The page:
Case: Newfoundland and Labrador (Information and Privacy Commissioner) v Newfoundland and Labrador (Justice and Public Safety), 2023 NLCA 27 (CanLII)

Keywords: solicitor-client privilege; privileged records; Access to Information and Protection of Privacy Act, 2015, SNL 2015, c. A-1.2


The provincial Minister of Justice and Public Safety receives an access to information request seeking records related to a complaint about environmental violations. (See para. 2). The Minister refuses to disclose. In the Minister’s view, the records must be withheld pursuant to ss. 30(1)(a) and (b) of the Access to Information and Protection of Privacy Act, 2015, SNL 2015, c. A-1.2 (ATIPPA). (See para. 2).

The Information and Privacy Commissioner of Newfoundland and Labrador receives a complaint about the Minister’s refusal. A dispute then emerges between the Commissioner and the Minister. Following an exchange of correspondence, the Commissioner recommends that the Minister disclose “all of the records and other information withheld”. (See para. 7).

The Minister disagrees with that recommendation. In response, the Minister obtains a declaration by the Supreme Court of Newfoundland and Labrador (per MacDonald J.) that the Commissioner lacks authority to compel disclosure of solicitor-client records and that the Minister need not comply with the recommendation to disclose. (See para. 9).

The Commissioner appeals. The Court of Appeal (Butler, Knickle, and O’Brien JJ.A.) dismisses the appeal, concluding the Applications Judge did not err in finding the Commissioner lacked authority to compel production. (See paras. 95, 98).


This case showcases the immense value Canadian courts place on maintaining the integrity of solicitor-client privilege. The decision includes an interesting discussion on the constitutional dimensions of solicitor-client privilege and how it interacts with principles of fundamental justice and a person’s fundamental right to privacy. (See paras. 31, 91-92).

An earlier version of ATIPPA provided for a “general right for any requestor who was refused access to a record, to ask the Commissioner to review the decision” and that right of review “required a public body to produce” records notwithstanding “a privilege under the law of evidence”. (See para. 14).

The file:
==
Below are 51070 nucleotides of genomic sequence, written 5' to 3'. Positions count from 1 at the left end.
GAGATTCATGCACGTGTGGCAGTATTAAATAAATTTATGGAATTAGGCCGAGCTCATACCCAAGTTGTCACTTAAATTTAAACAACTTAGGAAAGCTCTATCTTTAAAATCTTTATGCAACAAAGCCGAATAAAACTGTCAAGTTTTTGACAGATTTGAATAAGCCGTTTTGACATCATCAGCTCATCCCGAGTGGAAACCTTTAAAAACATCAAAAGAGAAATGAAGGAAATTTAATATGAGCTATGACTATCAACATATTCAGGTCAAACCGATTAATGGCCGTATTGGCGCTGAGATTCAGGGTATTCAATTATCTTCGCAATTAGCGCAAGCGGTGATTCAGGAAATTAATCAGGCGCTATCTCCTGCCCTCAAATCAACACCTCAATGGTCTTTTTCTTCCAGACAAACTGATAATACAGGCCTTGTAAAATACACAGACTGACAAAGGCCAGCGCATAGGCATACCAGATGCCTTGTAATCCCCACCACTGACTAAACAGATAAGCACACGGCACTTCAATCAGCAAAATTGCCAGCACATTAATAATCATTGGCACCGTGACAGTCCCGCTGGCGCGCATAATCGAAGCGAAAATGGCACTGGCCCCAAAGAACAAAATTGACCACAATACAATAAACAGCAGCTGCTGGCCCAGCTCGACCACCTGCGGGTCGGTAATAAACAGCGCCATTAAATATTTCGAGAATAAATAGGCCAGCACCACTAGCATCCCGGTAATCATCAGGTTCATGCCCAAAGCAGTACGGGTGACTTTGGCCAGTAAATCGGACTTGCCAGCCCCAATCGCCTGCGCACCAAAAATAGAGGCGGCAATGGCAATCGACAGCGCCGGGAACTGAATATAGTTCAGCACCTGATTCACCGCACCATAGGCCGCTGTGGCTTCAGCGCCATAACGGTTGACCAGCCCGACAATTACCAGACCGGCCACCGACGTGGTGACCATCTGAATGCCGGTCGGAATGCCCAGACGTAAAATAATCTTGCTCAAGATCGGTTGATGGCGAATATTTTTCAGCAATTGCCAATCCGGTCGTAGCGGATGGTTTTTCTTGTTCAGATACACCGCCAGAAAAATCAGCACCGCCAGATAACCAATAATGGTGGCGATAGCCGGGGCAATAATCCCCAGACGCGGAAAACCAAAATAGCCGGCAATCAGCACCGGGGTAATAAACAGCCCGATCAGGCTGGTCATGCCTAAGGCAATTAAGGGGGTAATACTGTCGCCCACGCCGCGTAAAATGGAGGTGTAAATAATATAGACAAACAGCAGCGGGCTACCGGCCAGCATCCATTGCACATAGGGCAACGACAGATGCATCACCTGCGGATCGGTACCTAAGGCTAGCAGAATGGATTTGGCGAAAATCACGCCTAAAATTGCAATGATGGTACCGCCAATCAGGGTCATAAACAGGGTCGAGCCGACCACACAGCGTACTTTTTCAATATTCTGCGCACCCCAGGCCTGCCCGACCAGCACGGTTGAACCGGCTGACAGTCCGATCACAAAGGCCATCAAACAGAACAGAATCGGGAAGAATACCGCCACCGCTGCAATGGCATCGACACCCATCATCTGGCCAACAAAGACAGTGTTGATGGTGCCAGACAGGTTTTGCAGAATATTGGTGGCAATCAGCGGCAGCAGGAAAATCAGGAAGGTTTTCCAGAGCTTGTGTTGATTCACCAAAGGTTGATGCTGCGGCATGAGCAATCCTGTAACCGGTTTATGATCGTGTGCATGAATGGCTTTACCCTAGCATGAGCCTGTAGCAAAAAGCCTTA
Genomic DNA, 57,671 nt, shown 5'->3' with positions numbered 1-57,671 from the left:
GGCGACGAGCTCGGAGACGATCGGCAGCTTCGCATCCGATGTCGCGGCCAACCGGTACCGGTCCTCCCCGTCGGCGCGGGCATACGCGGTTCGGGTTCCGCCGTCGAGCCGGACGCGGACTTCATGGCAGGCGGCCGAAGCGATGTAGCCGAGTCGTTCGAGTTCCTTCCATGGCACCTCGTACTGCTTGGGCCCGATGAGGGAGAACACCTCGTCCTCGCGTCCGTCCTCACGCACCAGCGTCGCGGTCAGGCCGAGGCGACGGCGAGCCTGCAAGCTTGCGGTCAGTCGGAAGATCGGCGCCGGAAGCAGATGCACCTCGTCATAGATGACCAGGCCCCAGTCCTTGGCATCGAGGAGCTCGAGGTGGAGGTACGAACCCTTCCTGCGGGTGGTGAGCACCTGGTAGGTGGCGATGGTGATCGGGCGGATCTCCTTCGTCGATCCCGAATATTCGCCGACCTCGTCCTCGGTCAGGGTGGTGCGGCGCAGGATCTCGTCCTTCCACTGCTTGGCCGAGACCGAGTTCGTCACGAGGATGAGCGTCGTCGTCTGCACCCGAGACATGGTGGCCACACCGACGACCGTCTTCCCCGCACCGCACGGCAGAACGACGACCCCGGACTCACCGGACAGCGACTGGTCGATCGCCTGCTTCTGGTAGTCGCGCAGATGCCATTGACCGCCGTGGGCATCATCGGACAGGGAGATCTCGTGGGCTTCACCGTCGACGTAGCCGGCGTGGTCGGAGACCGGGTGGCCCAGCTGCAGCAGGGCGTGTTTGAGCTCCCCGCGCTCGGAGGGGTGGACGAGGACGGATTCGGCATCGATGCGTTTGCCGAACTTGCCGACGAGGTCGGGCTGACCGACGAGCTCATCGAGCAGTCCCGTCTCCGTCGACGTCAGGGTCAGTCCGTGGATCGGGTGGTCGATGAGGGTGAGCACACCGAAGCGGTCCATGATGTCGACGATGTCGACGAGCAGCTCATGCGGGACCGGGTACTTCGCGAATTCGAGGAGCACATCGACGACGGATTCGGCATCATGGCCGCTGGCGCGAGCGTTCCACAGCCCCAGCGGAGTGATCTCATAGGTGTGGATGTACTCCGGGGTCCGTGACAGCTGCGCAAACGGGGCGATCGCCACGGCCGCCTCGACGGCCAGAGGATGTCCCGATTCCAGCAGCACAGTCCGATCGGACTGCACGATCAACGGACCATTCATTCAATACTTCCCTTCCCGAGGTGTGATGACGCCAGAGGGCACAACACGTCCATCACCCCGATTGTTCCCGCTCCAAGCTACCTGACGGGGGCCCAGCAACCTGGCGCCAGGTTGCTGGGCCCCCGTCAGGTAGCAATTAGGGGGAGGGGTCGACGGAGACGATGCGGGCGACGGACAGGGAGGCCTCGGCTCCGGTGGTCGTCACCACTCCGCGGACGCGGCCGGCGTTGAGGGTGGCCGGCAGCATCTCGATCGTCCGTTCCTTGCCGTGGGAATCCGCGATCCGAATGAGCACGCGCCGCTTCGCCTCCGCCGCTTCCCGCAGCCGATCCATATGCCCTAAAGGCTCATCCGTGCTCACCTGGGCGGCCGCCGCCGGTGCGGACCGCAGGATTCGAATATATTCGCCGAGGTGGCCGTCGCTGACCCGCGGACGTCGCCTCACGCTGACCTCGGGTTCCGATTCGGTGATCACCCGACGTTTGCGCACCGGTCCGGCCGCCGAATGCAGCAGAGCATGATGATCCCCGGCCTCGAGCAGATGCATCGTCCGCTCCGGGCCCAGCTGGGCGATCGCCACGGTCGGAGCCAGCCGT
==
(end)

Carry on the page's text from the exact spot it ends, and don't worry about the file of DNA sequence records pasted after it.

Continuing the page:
That key phrase – “privilege under the law of evidence” – was also interpreted by the Court of Appeal herein to include solicitor-client privileged materials. (See para. 15; Newfoundland and Labrador (Attorney General) v. Information and Privacy Commissioner (Nfld. & Lab.), 2011 NLCA 69). Following that decision, there was an amendment to ATIPPA. As stated by the Court of Appeal, the Commissioner’s right to require that a record be produced in order to determine whether it was, in fact, subject to solicitor-client privilege was removed. (See para. 16; see also the Court’s comparison of relevant statutory language in Appendix I).

What, then, is the current state of ATIPPA? In 2015, the phrase “privilege under the law of evidence” returned. But something else had changed. The jurisprudence interpreting that phrase had itself evolved – the Supreme Court of Canada interpreted a similar phrase differently than the Court of Appeal had back in 2011. (See paras. 25, 28; Alberta (Information and Privacy Commissioner) v. University of Calgary, 2016 SCC 53).

As explained by the Supreme Court of Canada in Alberta, the phrase “privilege of the law of evidence”, albeit in the context of Alberta’s Freedom of Information and Protection of Privacy Act, RSA 2000, c F-25 (FOIPP), was

The Court of Appeal applied the correctness standard of review to determine whether the Applications Judge erred by interpretating ATIPPA in a manner consistent with the Alberta decision. (See para. 27). According to the Court of Appeal, the question in this case was “the same as it was in Calgary”. As a consequence, solicitor-client privilege was engaged “in its substantive context” and, as in Alberta, it “should not be interfered with unless absolutely necessary”. (See para. 34).